• First-in, first-out: It’s easier to do this when you’ve got low WIP levels, of course. And single-piece flow is the natural extension of this policy. The game includes a few random “urgent” work items, which cost the team $100 each day they’re in progress, so they’re highly incentivized to “jump the queue” with these cards. Even so, the teams that have low WIP (a conWIP of one or two) are able to continue to honor their FIFO policy, which creates better predictability, throughput and value delivered. (Dan Vacanti has written about this.)
  • Cross-functional collaboration: Probably because the game makes both the scarcity of effort available and the work highly visible, players almost naturally “focus on the work, not the worker.” Rather than optimize in their specialty areas, players on successful teams instead work outside their specialties, where they get only half credit for their effort. (This appears to support the research that Dimitar Bakardzhiev has done.)
  • Flow over utilization: Winning teams generally don’t mind not fully utilizing all of their capacity, preferring to leave some effort on the table (literally, in the form of effort cubes) rather than pulling in enough cards for everyone to “stay busy.” One of the event cards attempts to entice teams to improve utilization, but nearly every team chooses not to.
RPS_Image-289 cropped
This team executes a strategy of limiting WIP to fewer than half the number of team members at the 2018 LeanAgileUS conference.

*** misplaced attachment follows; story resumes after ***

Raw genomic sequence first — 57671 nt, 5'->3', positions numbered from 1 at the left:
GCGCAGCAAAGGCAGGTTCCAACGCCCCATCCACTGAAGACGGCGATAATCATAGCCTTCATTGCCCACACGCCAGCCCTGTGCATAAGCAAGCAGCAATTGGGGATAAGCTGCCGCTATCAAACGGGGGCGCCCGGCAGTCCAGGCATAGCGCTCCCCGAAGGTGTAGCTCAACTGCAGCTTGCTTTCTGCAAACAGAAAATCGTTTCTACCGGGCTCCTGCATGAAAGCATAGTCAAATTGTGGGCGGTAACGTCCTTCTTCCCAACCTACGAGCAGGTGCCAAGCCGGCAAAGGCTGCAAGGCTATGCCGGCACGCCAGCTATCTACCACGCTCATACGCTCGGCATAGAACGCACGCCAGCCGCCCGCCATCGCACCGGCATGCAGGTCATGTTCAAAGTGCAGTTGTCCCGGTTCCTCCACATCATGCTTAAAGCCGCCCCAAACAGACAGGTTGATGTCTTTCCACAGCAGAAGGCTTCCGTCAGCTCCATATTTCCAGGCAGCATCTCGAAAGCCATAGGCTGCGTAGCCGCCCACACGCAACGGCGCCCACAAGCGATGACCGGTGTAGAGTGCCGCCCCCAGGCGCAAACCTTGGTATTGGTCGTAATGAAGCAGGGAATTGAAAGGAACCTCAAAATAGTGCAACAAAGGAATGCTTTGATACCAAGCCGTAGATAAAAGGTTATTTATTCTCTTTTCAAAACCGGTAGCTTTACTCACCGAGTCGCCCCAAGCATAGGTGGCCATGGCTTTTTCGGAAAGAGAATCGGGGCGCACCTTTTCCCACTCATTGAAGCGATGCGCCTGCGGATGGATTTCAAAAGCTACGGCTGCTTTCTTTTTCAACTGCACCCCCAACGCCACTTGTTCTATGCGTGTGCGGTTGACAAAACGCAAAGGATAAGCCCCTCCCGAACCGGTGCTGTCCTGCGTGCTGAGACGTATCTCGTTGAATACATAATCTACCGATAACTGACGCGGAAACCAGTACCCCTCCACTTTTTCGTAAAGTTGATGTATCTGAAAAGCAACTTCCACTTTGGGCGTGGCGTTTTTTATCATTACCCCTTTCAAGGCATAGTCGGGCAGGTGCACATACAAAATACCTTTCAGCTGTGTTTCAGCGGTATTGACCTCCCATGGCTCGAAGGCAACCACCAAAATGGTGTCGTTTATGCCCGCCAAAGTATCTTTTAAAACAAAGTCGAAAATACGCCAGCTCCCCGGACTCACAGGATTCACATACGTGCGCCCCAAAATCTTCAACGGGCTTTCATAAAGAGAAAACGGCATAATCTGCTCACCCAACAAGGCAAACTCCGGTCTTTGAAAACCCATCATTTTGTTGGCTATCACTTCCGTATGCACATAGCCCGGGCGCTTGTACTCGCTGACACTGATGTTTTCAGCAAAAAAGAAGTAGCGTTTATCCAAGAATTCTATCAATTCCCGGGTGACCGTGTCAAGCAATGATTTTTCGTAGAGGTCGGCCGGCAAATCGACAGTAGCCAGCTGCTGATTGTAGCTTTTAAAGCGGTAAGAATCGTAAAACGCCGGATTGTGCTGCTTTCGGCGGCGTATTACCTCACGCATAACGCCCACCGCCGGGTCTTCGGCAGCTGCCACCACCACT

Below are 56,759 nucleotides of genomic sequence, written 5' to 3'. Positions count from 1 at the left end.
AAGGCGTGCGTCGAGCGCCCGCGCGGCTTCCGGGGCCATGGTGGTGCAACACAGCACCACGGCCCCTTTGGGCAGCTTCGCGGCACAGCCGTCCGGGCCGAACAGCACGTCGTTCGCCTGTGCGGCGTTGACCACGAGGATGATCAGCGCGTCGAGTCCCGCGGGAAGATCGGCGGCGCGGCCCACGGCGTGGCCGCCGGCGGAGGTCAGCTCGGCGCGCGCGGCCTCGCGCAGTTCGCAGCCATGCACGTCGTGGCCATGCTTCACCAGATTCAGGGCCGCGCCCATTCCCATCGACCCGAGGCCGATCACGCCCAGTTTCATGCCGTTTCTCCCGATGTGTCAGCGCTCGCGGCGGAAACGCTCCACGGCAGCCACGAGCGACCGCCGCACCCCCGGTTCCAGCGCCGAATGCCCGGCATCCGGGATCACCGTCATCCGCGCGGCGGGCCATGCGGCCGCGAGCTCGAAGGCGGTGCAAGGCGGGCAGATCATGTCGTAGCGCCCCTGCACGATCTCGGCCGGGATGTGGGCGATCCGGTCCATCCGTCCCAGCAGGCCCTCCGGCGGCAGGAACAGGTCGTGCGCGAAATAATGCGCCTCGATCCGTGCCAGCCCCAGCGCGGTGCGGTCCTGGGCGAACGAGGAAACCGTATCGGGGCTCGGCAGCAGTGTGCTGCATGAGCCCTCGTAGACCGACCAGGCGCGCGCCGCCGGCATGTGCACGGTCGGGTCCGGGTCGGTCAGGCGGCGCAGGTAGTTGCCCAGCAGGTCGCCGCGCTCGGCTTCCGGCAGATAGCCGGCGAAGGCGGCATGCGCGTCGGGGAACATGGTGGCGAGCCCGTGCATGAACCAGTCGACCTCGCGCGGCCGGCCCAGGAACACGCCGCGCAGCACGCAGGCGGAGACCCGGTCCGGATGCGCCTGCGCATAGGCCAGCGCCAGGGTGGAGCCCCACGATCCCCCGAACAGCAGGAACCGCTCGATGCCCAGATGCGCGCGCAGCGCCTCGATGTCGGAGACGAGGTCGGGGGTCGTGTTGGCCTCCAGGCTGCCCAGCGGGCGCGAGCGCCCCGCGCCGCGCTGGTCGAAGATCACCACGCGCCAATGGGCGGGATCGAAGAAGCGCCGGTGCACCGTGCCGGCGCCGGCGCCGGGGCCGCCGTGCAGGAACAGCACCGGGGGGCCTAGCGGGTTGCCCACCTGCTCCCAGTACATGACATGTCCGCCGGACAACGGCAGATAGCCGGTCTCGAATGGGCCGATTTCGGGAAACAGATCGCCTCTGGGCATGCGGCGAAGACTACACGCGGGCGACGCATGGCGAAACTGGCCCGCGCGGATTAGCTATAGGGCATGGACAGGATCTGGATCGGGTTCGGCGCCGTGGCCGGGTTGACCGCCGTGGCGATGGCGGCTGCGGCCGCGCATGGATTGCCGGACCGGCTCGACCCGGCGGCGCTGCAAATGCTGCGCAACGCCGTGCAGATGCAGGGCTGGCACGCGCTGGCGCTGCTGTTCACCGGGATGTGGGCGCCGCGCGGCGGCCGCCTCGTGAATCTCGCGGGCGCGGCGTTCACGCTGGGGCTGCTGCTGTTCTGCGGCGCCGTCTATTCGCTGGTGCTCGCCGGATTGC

Although these lessons are from simulations, I think that, to the extent that the game emulates real work, the lessons can be extended into our actual work environments. In general, these gameplay experiences — because they are rooted in the incentive to optimize value — tend to manifest the mantra “Value trumps flow, flow trumps waste reduction.” So why to teams playing the game seem to know these lessons almost intuitively? The reasons aren’t necessarily anything that can’t also be done in real life: Connect more directly to the value feedback loop (John Yorke’s recent post on verifying value of user stories helps with this) and use flow metrics (e.g., delivery time depicted on a scatter plot) to make your process more predictable. “Keeping score” — of things that matter, anyway — doesn’t need to be limited to games, after all.

How Many Runs Would Man City’s Seven Goals Have Been?

After Manchester City scored seven goals in their Oct. 14 match against Stoke City, my first reaction was: Wow, they’re playing some beautiful, unselfish soccer. Being also a baseball fan, my second reaction was: That’s a load of goals — how many runs would that equate to in baseball?

To find out, I used the same technique that we can use for understanding the performance and predictability of our knowledge-work systems, such as software delivery.

First, let’s look at the distribution of goals per team in soccer. Since the new English Premier League season has only just begun, I’ll use the data from 2016-17, the most recent complete season of play:
epl-histogram

From this we can then start to understand the likelihood of a seven-goal outburst by a single team. For instance, with 246 occurrences in a total of 760 total outcomes, the goal total of one is the most likely, at 32.4% Seven goals happened only once last year, making it 0.1% likely.

We can do the same for baseball. Let’s look at the runs scored per team for the entire 2017 regular season, which recently concluded:
mlb-histogram

(That 23-run game was when the Washington Nationals beat the Mets by a landslide on Apr. 30.)

To compare these outliers, we could use something like an average with standard deviations away from that. But the data from both the EPL and MLB are not normally distributed, which renders that approach inappropriate. Instead, we’ll use percentiles. Why? As Dan Vacanti writes in When Will It Be Done?: